5th April. Saturday in Week 4 of Lent
First Reading: Jeremiah 11:18-20
(I was like a gentle lamb led to the slaughter.)
It was the Lord who made it known to me, and I knew; then you showed me their evil deeds. But I was like a gentle lamb led to the slaughter. And I did not know it was against me that they devised schemes, saying, “Let us destroy the tree with its fruit, let us cut him off from the land of the living, so that his name will no longer be remembered!”
But you, O Lord of hosts, who judge righteously, who try the heart and the mind, let me see your retribution upon them, for to you I have committed my cause.
Gospel: John 7:40-53
(The authorities argue about Jesus: can he possibly be the Messiah?)
When they heard these words, some in the crowd said, “This is really the prophet.” Others said, “This is the Messiah.” But some asked, “Surely the Messiah does not come from Galilee, does he? Has not the scripture said that the Messiah is descended from David and comes from Bethlehem, the village where David lived?” So there was a division in the crowd because of him. Some of them wanted to arrest him, but no one laid hands on him.
Then the temple police went back to the chief priests and Pharisees, who asked them, “Why did you not arrest him?” The police answered, “Never has anyone spoken like this!” Then the Pharisees replied, “Surely you have not been deceived too, have you? Has any one of the authorities or of the Pharisees believed in him? But this crowd, which does not know the law — they are accursed.” Nicodemus, who had gone to Jesus before, and who was one of them, asked, “Our law does not judge people without first giving them a hearing to find out what they are doing, does it?” They replied, “Surely you are not also from Galilee, are you? Search and you will see that no prophet is to arise from Galilee.” Then each of them went home.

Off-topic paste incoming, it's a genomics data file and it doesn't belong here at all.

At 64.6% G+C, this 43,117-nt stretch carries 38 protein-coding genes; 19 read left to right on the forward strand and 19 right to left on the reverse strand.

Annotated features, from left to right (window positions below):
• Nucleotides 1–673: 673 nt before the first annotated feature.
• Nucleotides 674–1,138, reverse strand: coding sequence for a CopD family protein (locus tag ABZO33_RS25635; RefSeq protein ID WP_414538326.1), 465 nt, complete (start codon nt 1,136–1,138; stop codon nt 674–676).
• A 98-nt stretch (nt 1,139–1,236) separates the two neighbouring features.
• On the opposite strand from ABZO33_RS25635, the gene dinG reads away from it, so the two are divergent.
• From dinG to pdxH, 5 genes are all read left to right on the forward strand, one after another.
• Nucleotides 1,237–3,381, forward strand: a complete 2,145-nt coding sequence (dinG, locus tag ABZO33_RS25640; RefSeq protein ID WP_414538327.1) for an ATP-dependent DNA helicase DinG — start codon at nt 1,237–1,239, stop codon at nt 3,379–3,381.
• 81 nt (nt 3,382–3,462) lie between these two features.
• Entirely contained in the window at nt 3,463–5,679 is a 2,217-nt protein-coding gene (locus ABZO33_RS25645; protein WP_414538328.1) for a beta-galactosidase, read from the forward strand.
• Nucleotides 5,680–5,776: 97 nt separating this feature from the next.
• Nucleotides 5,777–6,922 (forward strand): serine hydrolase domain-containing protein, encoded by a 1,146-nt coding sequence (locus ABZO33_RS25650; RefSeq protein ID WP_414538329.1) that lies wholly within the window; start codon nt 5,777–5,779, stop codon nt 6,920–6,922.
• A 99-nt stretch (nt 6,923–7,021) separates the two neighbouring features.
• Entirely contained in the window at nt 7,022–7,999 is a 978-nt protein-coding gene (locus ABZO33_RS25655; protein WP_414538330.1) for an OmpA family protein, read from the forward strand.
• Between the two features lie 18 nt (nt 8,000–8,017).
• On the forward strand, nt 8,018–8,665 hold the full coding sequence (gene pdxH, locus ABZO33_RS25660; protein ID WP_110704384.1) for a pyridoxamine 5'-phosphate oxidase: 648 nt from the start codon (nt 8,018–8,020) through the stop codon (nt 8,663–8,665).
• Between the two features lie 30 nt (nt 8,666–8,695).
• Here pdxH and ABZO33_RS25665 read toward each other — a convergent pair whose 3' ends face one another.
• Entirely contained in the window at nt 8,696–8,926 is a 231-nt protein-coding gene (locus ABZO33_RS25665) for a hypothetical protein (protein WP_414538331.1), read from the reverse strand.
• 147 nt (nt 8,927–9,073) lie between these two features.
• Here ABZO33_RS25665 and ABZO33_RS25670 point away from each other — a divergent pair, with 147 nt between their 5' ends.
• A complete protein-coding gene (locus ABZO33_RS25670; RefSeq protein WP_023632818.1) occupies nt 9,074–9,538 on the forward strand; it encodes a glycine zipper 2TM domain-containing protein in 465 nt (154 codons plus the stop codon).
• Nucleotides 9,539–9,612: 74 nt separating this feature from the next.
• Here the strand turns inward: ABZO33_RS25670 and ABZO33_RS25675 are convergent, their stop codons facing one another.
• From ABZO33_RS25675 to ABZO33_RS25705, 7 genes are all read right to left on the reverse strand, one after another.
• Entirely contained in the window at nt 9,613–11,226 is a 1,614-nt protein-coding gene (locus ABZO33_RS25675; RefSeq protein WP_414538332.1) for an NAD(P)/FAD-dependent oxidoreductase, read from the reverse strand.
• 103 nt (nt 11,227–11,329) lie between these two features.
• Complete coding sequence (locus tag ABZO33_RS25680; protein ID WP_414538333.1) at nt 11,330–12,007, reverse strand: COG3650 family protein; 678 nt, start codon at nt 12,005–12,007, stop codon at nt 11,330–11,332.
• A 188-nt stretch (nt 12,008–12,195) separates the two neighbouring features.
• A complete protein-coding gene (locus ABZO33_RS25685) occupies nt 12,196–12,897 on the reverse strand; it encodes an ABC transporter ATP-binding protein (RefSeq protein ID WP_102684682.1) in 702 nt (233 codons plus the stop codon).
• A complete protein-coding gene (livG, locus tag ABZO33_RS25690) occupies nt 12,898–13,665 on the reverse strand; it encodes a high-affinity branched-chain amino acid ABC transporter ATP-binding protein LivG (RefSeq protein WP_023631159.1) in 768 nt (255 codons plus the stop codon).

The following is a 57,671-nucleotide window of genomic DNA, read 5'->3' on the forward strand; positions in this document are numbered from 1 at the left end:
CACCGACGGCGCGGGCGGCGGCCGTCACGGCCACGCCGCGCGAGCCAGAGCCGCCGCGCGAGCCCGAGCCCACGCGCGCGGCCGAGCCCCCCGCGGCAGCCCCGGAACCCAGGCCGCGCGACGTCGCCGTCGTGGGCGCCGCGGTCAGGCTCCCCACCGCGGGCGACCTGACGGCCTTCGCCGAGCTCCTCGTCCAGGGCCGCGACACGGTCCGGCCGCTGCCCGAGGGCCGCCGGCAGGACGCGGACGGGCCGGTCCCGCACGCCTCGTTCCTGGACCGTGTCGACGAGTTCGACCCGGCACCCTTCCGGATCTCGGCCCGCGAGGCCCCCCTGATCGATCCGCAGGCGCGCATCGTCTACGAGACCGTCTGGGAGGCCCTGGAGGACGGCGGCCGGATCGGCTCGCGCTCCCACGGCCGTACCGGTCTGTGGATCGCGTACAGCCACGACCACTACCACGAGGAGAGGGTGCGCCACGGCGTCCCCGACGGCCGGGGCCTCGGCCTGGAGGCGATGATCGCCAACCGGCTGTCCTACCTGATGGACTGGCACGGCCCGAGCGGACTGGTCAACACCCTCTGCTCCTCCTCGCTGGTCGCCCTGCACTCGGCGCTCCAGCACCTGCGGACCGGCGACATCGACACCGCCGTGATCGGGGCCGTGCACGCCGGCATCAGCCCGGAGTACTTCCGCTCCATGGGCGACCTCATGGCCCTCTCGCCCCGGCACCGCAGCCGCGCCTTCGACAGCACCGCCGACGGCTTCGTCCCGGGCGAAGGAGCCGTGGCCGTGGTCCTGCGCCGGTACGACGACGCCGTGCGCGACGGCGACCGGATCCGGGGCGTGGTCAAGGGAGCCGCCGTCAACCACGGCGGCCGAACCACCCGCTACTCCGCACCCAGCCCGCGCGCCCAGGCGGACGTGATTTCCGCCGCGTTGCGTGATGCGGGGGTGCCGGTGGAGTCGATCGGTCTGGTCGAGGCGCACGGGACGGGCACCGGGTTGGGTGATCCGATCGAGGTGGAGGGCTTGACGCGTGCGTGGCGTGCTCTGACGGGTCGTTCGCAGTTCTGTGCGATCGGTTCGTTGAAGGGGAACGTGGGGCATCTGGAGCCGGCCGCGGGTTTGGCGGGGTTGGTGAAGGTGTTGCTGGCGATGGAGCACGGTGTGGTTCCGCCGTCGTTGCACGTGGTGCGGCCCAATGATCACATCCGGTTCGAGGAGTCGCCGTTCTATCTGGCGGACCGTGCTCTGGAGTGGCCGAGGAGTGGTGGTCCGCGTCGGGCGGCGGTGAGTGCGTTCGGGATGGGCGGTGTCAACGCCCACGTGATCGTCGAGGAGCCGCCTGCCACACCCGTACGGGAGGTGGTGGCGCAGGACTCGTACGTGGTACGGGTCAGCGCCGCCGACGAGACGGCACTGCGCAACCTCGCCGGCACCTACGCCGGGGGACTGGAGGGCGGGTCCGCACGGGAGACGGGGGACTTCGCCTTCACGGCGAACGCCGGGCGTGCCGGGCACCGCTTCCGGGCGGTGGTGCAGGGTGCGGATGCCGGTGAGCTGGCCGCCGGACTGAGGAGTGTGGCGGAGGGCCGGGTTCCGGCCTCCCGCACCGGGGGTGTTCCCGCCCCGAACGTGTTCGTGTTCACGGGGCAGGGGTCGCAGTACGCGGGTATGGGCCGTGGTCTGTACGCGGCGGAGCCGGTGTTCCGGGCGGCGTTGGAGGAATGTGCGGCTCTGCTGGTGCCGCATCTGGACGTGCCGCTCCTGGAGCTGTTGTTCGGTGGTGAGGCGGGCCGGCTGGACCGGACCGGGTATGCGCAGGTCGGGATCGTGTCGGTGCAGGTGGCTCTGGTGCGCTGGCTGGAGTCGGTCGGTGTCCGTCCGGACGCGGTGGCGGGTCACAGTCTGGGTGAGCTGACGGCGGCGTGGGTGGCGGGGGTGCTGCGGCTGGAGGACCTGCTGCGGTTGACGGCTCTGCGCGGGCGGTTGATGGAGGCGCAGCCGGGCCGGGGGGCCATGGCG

Interpreting the Bible properly
The Jewish leaders were undecided about Jesus, but most of them concluded that he was not the promised Saviour of Israel. The same argument raged among the Jewish laity, yet a group of them decided in Jesus’ favour. The temple guards spontaneously express admiration for him: “No one ever spoke like that before!” In our day many theologians and laity still argue over the essentials of religion: Who is Christ? What is the Church? What is needed for salvation? What is right and wrong? Christians are divided into so many denominations, each quoting the Bible as their authority. Because Lent summons us to more intensive prayer and study, with frequent Eucharistic celebration and special biblical readings, we might want to review what guidelines we follow for reading the Bible profitably. Today’s prophecy of Jeremiah and words from Saint John offer some help for interpreting the Bible today.
First, as Nicodemus pointed out, we should give the Bible a fair hearing, just as we would to each individual person, trying to know the facts before we reject or accept. As we make this effort of patient observation, we must be respectful and show tolerance for differences of opinion. If Jesus’ messiah-ship was a public issue among his people and their religious authorities during his lifetime, we ought not be surprised that theological conflicts continue today.
Jesus gave no indication that he or his disciples should abandon the Jewish religion, the argument was about the way God should bring this religion to greater perfection. An important part of the discussion was the respect shown for whatever is good and wholesome. The unlearned temple guards reply to the court theologians: “No one ever spoke like that before!” The Bible ought never be used to make what is good look bad; biblical interpretation should highlight the good so as to be seen as good. Negative answers are more likely to be wrong; positive explanations more likely to be correct. Good, wholesome people, positive in affirming others, slow to condemn, ready to forgive, at least tolerating other people’s convictions, prayerful and respectful, have the best chance of being right.